The data that TikTok collects would certainly reinforce that concern. If you have ever opened a link in the Twitter or Facebook app, you may notice that the web page will open in Twitter’s own in-app browser, instead of the device’s normal browser, such as Safari for iPhones, or Chrome for Android devices.
TikTok also has its own in-app browser, and in August 2022, security researcher Felix Krause discovered that TikTok’s in-app browser injects code that can monitor your keystrokes and taps.
Moreover, the fact that TikTok has an in-app browser suggests something is going on. An in-app browser requires a significant engineering investment, especially when you could just reuse the device’s browser to open any links. Companies will not make that investment unless they have something to gain from it—including the additional data they can collect using that browser.
In short, if you just want to let people share dancing videos, you don’t need to build an in-app browser. So why does TikTok have an in-app browser?
TikTok as Part of China’s AI Strategy
If you will recall, Twitter’s master messaging document said, “Downplay the parent company ByteDance, downplay the China association, downplay AI.” That last part deserves more attention.
AI, including facial recognition, is an essential tool in China’s attempt to build the perfect police state—a police state which has helped China carry out the genocide of the Uyghur population. Additionally, the battle for AI supremacy between the US and China is one with huge implications for national security. China’s AI strategy notes that “AI has become a new focus of international competition,” adding later that they will use AI to “elevate national defense strength and assure and protect national security.”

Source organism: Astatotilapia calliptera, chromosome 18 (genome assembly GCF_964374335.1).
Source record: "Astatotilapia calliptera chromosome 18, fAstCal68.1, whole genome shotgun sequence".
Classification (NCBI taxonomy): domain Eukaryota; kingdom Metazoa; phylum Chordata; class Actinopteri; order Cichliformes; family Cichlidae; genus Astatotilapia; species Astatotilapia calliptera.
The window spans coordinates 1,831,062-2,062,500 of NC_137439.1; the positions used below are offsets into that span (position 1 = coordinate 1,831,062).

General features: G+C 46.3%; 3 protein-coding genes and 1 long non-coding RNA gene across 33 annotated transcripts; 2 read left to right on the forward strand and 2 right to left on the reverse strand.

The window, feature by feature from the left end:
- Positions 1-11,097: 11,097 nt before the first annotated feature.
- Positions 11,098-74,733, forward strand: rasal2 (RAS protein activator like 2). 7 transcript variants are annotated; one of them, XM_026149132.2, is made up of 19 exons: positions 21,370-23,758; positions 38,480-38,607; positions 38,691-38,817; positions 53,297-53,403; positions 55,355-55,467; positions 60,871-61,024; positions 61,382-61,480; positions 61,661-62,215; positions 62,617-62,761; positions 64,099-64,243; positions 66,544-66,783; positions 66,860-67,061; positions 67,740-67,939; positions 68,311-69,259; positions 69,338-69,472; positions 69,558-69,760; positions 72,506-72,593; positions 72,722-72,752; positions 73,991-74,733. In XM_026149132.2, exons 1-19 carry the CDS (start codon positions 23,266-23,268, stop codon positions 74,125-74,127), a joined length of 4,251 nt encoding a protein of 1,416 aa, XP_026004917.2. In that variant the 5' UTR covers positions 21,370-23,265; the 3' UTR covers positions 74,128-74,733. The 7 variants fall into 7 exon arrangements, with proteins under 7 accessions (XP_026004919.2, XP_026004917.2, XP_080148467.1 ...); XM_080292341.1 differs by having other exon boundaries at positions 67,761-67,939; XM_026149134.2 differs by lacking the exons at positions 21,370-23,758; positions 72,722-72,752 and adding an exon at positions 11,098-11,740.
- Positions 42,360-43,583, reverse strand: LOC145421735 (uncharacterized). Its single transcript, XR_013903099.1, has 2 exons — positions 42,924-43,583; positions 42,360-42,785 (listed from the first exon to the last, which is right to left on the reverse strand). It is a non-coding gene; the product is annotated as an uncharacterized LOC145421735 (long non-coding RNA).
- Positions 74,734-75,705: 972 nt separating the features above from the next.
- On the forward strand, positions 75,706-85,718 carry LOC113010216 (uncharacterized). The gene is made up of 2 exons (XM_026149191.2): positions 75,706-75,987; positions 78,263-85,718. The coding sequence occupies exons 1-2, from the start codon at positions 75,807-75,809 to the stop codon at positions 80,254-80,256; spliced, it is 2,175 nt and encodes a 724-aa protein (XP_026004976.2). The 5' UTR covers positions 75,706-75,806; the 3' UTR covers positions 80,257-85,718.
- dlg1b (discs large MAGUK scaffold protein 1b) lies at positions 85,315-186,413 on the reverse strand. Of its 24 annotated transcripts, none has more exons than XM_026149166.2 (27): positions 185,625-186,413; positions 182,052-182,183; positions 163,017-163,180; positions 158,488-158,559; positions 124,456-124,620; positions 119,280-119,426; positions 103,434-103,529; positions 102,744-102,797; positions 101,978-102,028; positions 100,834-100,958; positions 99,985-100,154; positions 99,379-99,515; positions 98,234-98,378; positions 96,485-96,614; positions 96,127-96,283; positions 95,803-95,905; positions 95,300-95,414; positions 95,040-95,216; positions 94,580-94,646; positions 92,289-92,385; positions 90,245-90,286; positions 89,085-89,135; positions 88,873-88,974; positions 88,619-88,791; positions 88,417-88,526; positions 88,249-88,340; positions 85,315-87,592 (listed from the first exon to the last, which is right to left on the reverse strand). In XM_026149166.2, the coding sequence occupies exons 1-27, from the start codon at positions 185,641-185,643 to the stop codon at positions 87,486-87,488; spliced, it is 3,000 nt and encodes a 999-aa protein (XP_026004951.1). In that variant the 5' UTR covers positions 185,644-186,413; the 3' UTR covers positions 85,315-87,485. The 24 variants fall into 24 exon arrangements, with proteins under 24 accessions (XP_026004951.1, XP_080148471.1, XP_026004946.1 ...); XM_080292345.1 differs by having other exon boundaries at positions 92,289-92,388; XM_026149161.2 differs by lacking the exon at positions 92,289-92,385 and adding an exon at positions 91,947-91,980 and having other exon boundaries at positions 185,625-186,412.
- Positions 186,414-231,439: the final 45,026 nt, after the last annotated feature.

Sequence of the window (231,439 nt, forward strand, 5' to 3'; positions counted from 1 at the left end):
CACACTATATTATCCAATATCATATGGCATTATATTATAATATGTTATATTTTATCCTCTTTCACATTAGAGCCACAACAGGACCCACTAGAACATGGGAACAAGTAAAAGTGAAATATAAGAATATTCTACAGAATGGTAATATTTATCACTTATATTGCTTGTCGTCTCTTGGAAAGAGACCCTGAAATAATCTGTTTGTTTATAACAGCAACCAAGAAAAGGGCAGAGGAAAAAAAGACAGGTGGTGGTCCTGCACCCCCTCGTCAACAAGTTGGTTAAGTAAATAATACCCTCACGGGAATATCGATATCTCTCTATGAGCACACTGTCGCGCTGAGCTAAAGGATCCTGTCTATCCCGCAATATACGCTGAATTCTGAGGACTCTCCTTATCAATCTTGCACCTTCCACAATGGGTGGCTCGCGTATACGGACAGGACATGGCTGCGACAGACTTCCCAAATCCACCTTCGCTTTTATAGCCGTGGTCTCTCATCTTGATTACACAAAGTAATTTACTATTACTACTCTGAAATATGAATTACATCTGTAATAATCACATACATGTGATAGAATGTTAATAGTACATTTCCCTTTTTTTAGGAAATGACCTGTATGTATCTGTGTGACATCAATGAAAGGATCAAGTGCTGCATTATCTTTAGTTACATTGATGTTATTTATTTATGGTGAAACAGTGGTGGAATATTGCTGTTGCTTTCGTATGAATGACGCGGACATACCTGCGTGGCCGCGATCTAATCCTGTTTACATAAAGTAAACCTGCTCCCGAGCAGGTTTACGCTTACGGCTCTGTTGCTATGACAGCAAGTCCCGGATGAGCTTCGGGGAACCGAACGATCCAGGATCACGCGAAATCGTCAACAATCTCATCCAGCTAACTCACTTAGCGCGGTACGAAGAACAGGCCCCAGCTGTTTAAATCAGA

Training an AI system requires tons of data. ImageNet, an open-source dataset that is frequently used to train AI systems, contains over 14 million images. OpenAI’s DALL-E, a popular tool that generates images from text captions, was trained with 250 million images. Companies like Scale AI have been created for the purpose of acquiring high-quality data that can be used to train AI systems. TikTok isn’t just a huge source of dancing videos; it’s also a huge source of training data for AI systems.
Imagine that you wanted to build AI that can do facial recognition for videos. To train that AI, you would need lots of data; specifically, you would need lots of videos with faces. Now if only you owned a social media app with that type of data.
Moreover, once you build the AI, you might not just use it for the TikTok app. You might also use that AI to monitor surveillance feeds in your perfect police state. China’s AI strategy also says that they will “promote two-way conversion and application for military and civilian scientific and technological achievements and co-construction and sharing of military and civilian innovation resources.”
And thanks to developments such as transfer learning, you can take an AI that was trained to do one task—even if you don’t have access to the original training data—and use that AI as a starting point to build an AI system that can perform other tasks.
If you wanted to describe TikTok as a social media app where people post dancing videos, your answer would be technically correct, but it would also be the worst type of correct. Simply put, the solution is to delete TikTok from your phone, or even better, for the US government to ban TikTok.
Thanks for reading The Burner Files! Subscribe for free to receive new posts and support my work.